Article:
Starting July 1st, Tennessee will no longer allow people to use hand-held devices while driving. The new law makes it illegal to be:

  1.  “Physically holding or supporting, with any part of the person’s body, a:
  2. Wireless telecommunications device; however, a person 18 years of age or older may use an earpiece, headphone device, or device worn on a wrist to conduct a voice-based communication; and may use a one button on a wireless telecommunications device to initiate or terminate a voice communication; or
    1. Stand-alone electronic device;
    2. Writing, sending, or reading any text-based communication, including, but not limited to, a text message, instant message, email, or internet data on a wireless telecommunications device or stand-alone electronic device; however a person 18 years of age or older may use such devices: to automatically convert a voice-based communication to be sent as a message in a written form; or for navigation of the motor vehicle through use of a device’s global positioning system;
  3. Reaching for a wireless telecommunications device or stand-alone electronic device in a manner that requires the driver to no longer be: in a seated driving position; or properly restrained by a safety belt;
  4. Watching a video or movie on a wireless telecommunications device or stand-alone electronic device other than viewing data related to the navigation of the motor vehicle; and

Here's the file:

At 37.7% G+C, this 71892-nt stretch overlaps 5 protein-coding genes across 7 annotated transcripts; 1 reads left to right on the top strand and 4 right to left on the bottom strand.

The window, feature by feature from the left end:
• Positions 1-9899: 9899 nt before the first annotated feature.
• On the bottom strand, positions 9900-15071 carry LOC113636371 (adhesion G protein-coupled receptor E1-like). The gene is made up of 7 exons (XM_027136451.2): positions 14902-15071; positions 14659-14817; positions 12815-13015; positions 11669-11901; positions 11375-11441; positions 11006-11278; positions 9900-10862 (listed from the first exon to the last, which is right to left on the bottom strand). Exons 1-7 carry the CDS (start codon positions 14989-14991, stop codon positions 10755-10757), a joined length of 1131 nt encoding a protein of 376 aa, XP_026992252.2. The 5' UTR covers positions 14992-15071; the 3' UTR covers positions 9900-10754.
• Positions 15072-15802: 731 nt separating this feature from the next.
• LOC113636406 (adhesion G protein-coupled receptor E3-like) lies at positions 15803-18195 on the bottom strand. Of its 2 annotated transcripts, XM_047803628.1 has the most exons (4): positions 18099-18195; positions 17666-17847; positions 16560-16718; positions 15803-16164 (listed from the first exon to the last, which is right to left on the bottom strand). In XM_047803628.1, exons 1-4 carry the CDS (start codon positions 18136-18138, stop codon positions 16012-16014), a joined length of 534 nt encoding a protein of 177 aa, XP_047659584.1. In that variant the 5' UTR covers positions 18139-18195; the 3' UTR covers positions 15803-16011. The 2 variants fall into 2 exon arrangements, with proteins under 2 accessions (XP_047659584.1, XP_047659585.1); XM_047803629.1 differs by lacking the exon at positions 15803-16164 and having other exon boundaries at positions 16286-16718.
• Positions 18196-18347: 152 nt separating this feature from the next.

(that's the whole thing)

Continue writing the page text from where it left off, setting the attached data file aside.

5. Recording or broadcasting video on a wireless telecommunications device or stand-alone electronic device; however, this provision does not apply to electronic devices used for the sole purpose of continuously recording or broadcasting video within or outside of the motor vehicle.”

Tennessee is the 19th state to ban hand-held cellphone use, and the new law makes some much-needed updates. First, it increases the maximum fine for first offenses to $100, and increases the maximum court costs to $50. It also changes to a moving violation, which means you could potentially get points on your license.

If you cause a car accident, or if this is your third offense, the fine increases to $100. The fine is also $200 if you are caught in a school zone (when warning flashers are on) or work zone (when workers are present).

Distracted driving is killing people in Tennessee

This hand-held ban is necessary, because Tennessee has the highest distracted driving fatality rate in the country – about 5 times the national average rate. According to the Tennessee Department of Safety and Homeland Security, there were 5,592 distracted driver vehicle wrecks between January 1 and March 31, 2019 alone. Over the last 10 years, more than 209,000 crashes have been caused by distracted drivers.

How a cellphone stop could land you in jail

Tennessee Bans Hand-Held Cellphones, Effective July 1, 2019Using a hand-held device while you drive will not, in itself, send you to jail. However, if you are pulled over while using a cellphone, it gives the officer the right to stop and investigate for other crimes, like DUI or possession of contraband.

We urge all of you to set yourselves up for hands-free cellphone usage now, if you have not done so already. Using Bluetooth speakers, a smartwatch, or an earpiece will keep you in compliance with the law, but it will also help keep you safe.

If you have questions about the new law, or if you need legal counsel about a crash or a stop, Delius & McKenzie, PLLC can help. Our Sevierville attorneys offer comprehensive counsel to clients in and around Sevierville, Gatlinburg, Seymour, and Pigeon Forge, Tennessee. To schedule a consultation, please call 865-428-8780 or complete our contact form.